Two versions of urban future were constructed here. The first one is a ‘ancient future’ (Udayakumar, 2005) which draws upon a time of mythology as tangible emblems of history. I was told that the demolished structures (as houses, shops and library) were illegal, that the demolished built form had enclosed ancient Hindu temples that are now emerging from the rubble, and therefore an ancient future had been reinvigorated. The second one is an entrepreneurial future where the erasure of a historical fabric makes way for the fast urbanism of the smart city – ‘a future that is pictured, planned, projected, and performed in the present’ (Adam, 2008) through a coalition between the state- corporate and architect expert.
These technologies of speed are assemblages of time-maps – that show marked disjunctures with the lived time of experience, which is always material, embodied and meaningful. This is evident in the Integrated Command and Control Centres (ICCCs) which are becoming functional across India’s smart cities feed from hundreds of security cameras across the city are brought in for specific purposes of surveillance and algorithmic governance – following cars, buses, cycles and bikes and human looking for signs of non-compliance. As an integral element of the smart city it is no longer just manipulating space by surveilling it, it is also fundamentally altering our consciousness of time and how we experience it – by simulating our sense of real-time through the continuous feeds.
The ICCC upholds a performative ‘process’ of fast urbanism in a context where disconnected, broken or absent physical infrastructures are ordinary features of these cities. In this context the ICCC promises the city a gift of time as an exchange value – quick collection of traffic fines for instance and therefore also the gift of increased urban revenue. So it becomes an entrepreneurial temporal fix.
But speed is inherently a fiction. Those receiving these traffic tickets are often unaware of their deviance, because they do not receive these messages or do not know how to check them or pay these fines online. They continue with their minor violations till they finally receive court summons and they are timed out.
The ICCC also does something that is crucial to the sense of subjectivity and belonging. It promises safety through increased surveillance, rapid response times and police presence. In doing so the ICCC alters the temporality of gendered violence, sexual harassment and assault that take place online and offline through the assumption that speed is an antidote and deterrent to violence. My research on the smart safe city has shown that a logic of fast urbanism pushes safety apps to women’s smart phones, in which women themselves are expected to become the surveillant citizens, responsible for their own safety as digitally enabled beings. In this, the temporality of safety and violence is geolocated as instantaneous. This is in marked contrast to the multiple forms of violence that unfolds daily, over a lifetime, is often generational and passed down as family norms of patriarchy.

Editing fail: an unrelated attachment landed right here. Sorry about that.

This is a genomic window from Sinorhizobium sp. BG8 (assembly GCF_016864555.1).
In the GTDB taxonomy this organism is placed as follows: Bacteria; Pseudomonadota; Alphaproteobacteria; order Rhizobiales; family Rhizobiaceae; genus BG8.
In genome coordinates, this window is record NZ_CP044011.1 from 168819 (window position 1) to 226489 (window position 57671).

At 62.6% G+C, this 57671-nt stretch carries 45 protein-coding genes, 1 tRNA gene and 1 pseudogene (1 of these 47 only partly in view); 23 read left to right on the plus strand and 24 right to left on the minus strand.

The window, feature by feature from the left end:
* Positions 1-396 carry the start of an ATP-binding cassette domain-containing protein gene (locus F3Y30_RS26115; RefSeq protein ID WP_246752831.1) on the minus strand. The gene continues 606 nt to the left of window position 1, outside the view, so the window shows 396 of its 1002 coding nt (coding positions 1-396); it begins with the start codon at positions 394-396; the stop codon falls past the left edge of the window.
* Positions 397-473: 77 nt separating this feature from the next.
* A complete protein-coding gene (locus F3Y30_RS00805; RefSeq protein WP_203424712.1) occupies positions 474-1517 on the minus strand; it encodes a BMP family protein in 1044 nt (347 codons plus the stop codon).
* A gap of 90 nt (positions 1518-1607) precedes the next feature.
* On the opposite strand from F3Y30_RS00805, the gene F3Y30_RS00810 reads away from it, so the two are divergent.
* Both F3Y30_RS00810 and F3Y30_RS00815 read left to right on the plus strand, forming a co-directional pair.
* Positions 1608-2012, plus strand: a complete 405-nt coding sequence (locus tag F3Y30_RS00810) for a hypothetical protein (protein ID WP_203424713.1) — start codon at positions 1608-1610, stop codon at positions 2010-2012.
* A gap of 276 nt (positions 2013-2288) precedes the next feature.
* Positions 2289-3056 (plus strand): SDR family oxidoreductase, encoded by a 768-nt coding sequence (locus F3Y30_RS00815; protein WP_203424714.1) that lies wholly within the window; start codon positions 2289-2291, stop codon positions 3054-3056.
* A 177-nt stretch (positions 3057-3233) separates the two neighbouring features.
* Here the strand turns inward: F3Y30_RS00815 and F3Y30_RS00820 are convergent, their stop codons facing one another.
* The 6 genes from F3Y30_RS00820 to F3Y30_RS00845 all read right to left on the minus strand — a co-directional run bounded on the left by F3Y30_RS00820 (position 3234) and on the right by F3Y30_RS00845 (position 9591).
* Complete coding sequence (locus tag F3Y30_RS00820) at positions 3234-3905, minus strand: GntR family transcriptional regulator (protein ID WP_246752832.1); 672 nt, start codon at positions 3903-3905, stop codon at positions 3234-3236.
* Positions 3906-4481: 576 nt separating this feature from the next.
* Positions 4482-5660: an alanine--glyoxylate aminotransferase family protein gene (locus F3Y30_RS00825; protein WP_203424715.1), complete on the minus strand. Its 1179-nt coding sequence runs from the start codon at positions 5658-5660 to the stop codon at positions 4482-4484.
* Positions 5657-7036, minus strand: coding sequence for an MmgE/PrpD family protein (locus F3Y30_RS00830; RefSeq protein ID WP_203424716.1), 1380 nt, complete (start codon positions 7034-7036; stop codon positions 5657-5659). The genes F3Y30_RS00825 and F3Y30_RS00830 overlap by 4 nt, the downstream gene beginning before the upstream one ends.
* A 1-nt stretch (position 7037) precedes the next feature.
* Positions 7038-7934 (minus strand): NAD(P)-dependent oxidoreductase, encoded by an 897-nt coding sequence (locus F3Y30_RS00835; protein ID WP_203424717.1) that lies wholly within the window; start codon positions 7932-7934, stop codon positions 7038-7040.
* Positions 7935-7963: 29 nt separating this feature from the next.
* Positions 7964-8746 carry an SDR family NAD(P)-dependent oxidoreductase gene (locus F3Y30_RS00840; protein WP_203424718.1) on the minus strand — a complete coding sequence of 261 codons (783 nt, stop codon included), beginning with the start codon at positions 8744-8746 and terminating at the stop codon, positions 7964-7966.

Significantly, the aspirations of speed, both in the case of ICCCs and safety apps are unachievable – apps crash, cameras malfunction, data gets corrupted, older phones have slow download rates and apps do not work at all without a mobile network. Crucially fast urbanism sees safety as universal and not produced from intersectional positions of power, subjectivity and temporality. For women on the other hand, speed of justice is stalled in the poor response of police incident rooms, long judicial processes and restrictive family norms which control their bodies and spaces daily. Even more crucially, online violence is on the rise with poor cyber security laws and their implementation, as well as poor digital literacy in tightening security settings in one’s mobile phone. A major part of how women process this violence and act upon it relies upon their relationship to past violence and understanding of future safety, not because of the presence of security cameras and the continuous real-time feeds in the ICCCs.